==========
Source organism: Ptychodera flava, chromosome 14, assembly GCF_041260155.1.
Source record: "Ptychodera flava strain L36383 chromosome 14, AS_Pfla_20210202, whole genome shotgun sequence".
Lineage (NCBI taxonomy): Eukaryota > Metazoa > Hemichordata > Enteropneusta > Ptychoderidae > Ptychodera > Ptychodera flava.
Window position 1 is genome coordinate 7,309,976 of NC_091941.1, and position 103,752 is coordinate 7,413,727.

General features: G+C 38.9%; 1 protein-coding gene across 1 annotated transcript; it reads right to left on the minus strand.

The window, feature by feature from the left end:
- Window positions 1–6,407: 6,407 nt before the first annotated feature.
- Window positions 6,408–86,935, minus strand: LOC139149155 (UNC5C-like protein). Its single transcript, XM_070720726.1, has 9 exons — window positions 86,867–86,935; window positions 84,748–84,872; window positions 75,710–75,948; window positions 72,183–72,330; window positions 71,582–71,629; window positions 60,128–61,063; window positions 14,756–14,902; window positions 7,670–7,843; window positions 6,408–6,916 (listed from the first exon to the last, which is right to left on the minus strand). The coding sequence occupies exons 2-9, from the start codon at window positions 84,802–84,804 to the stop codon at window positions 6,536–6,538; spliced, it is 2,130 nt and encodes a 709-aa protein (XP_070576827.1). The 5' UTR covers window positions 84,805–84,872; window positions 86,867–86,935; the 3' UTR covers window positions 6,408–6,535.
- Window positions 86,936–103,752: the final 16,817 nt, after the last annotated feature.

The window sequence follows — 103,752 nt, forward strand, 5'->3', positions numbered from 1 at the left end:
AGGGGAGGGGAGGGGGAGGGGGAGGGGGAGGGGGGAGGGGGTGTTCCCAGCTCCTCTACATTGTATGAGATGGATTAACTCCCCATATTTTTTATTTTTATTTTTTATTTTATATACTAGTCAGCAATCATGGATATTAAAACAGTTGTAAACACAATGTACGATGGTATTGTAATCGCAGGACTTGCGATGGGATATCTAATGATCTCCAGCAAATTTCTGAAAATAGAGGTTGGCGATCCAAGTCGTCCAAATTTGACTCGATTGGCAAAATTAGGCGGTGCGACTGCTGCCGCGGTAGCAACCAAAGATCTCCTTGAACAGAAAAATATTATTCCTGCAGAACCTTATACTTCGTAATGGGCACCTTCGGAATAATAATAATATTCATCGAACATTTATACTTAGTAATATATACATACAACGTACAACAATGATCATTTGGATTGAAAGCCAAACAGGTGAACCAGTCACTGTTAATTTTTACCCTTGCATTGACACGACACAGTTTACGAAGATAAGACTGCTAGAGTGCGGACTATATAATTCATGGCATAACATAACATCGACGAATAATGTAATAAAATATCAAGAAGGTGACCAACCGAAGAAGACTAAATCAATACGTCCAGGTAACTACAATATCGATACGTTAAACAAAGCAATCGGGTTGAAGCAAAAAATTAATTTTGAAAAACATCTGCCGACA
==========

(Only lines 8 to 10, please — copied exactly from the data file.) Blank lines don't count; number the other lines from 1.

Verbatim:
- Window positions 6,408–86,935, minus strand: LOC139149155 (UNC5C-like protein). Its single transcript, XM_070720726.1, has 9 exons — window positions 86,867–86,935; window positions 84,748–84,872; window positions 75,710–75,948; window positions 72,183–72,330; window positions 71,582–71,629; window positions 60,128–61,063; window positions 14,756–14,902; window positions 7,670–7,843; window positions 6,408–6,916 (listed from the first exon to the last, which is right to left on the minus strand). The coding sequence occupies exons 2-9, from the start codon at window positions 84,802–84,804 to the stop codon at window positions 6,536–6,538; spliced, it is 2,130 nt and encodes a 709-aa protein (XP_070576827.1). The 5' UTR covers window positions 84,805–84,872; window positions 86,867–86,935; the 3' UTR covers window positions 6,408–6,535.
- Window positions 86,936–103,752: the final 16,817 nt, after the last annotated feature.

The window sequence follows — 103,752 nt, forward strand, 5'->3', positions numbered from 1 at the left end: